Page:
Sympetrum pallipes
(Striped Meadowhawk)

Order: Odonata
Suborder: Anisoptera
Order Description:
Family: Libellulidae
Family Description: Meadowhawk

   Naiad- This is a small naiad with a length of 5/8 to 3/4 inch (16 to 18 mm). It is mottled green and brown in color. The abdomen has several slender, slightly curved hooks along the top, and the last two abdominal segments have a single, rear-facing spine on each side. The naiads of this species and those of the Red-Veined Meadowhawk (Sympetrum madidum) and the White-Faced Meadowhawk (Sympetrum obtrusum) are extremely difficult to tell apart.
   Adult- This is a small dragonfly with a length of 1 3/8 to 1 1/2 inches (34 to 38 mm). Mature males are mostly red while immature males and females are greenish yellow to olive green. All are marked on each side of the thorax with a pair of diagonal yellowish stripes. The wings are clear but may occasionally be clouded with yellow where they attach to the body. The legs may appear yellow and have black spines.

This species is found from British Columbia east to Alberta, extending south into the U.S. to California east to Texas. It is common throughout Idaho.

This dragonfly can be found near small, often stagnant, semi-permanent ponds and ditches.

Adult Flight Season:
Early July to early October

   Naiad- Naiads feed on a wide variety of aquatic insects, such as mosquito larvae, other aquatic fly larvae, mayfly larvae, and freshwater shrimp. They will also eat very small fish and tadpoles.
   Adult- The dragonfly will eat almost any soft-bodied flying insect including mosquitoes, flies, small moths, mayflies, and flying ants or termites.

The naiads live in debris of the bottom of ponds. They do not actively pursue prey but wait for it to pass by, a strategy which affords them protection from other predators. The naiads emerge as adults at night. Adults fly from early July to early October. They hunt flying insects from perches on rocks or bare branches. The Latin name for this genus, Sympetrum, means "with rock" and refers to their habit of basking on rocks to absorb heat early in the day.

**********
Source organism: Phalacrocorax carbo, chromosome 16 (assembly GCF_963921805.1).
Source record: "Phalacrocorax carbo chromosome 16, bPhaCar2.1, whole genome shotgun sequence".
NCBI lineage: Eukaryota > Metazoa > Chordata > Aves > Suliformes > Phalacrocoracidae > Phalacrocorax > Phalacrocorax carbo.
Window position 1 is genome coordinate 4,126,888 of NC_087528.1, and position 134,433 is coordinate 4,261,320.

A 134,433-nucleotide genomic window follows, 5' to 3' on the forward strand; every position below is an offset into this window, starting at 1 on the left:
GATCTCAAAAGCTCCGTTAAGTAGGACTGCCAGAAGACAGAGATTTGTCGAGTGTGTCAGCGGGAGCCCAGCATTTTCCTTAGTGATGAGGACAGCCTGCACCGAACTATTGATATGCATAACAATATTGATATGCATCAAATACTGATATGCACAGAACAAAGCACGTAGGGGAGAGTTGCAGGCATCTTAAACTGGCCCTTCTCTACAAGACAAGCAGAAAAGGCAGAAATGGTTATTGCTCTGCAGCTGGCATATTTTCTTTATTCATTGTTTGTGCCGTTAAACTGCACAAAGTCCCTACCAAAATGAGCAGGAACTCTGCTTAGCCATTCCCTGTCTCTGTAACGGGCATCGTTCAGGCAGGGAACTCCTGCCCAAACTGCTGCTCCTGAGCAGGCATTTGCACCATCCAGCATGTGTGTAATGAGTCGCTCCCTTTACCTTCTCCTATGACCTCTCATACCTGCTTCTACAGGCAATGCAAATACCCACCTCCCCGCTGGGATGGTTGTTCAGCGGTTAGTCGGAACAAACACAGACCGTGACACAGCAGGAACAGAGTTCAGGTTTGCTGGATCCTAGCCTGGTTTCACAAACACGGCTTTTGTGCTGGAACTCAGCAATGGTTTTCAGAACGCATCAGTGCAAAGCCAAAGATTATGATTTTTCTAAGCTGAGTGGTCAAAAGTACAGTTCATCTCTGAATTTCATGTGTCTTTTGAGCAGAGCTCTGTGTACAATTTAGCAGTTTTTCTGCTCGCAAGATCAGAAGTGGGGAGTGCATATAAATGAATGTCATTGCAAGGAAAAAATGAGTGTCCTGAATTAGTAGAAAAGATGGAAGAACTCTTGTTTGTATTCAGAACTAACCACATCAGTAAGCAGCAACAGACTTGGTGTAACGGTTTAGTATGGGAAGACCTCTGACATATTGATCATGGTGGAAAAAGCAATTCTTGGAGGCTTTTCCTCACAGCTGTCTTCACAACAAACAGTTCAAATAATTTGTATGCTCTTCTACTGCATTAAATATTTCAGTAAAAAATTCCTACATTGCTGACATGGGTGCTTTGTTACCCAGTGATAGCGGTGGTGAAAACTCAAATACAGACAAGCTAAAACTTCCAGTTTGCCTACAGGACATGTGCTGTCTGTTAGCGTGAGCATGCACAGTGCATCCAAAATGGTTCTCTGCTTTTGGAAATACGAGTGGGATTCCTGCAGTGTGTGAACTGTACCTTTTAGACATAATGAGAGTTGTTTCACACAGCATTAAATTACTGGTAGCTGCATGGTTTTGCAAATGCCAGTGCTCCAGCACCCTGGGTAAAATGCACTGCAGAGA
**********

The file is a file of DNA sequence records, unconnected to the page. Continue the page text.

The female flies with the male still attached after mating (a position called "in tandem") and lays her eggs in ponds by dipping the tip her abdomen on the surface of the water.

Populations are widespread, abundant, and secure.
Status: Unprotected nongame species
Global Rank: G5
State Rank: S?

Corbet, P. S. 1999. Dragonflies: Behavior and Ecology of Odonata. Cornell University Press, Ithaca, New York, USA, 829pp.

Logan, E. R. 1967. The Odonata of Idaho. Unpublished M. S. thesis. University of Idaho, Moscow, Idaho, USA, 105 pp.

Needham, J. G. and M. J. Westfall. 1955. Dragonflies of North America. University of California Press, Berkely, California, USA, 615 pp.

Paulson, D. R. 1999. Dragonflies of Washington. Seattle Audubon Society, Seattle, Washington, USA, 32 pp.

Walker, E. M. and P. S. Corbet. 1975. The Odonata of Canada and Alaska, Vol. III. University of Toronto Press, Toronto, Ontario, Canada, 307 pp.

Written by Mark Lung and Stefan Sommer, 2001
Photos by Dennis Paulson, 2001
Design by Ean Harker, 2001.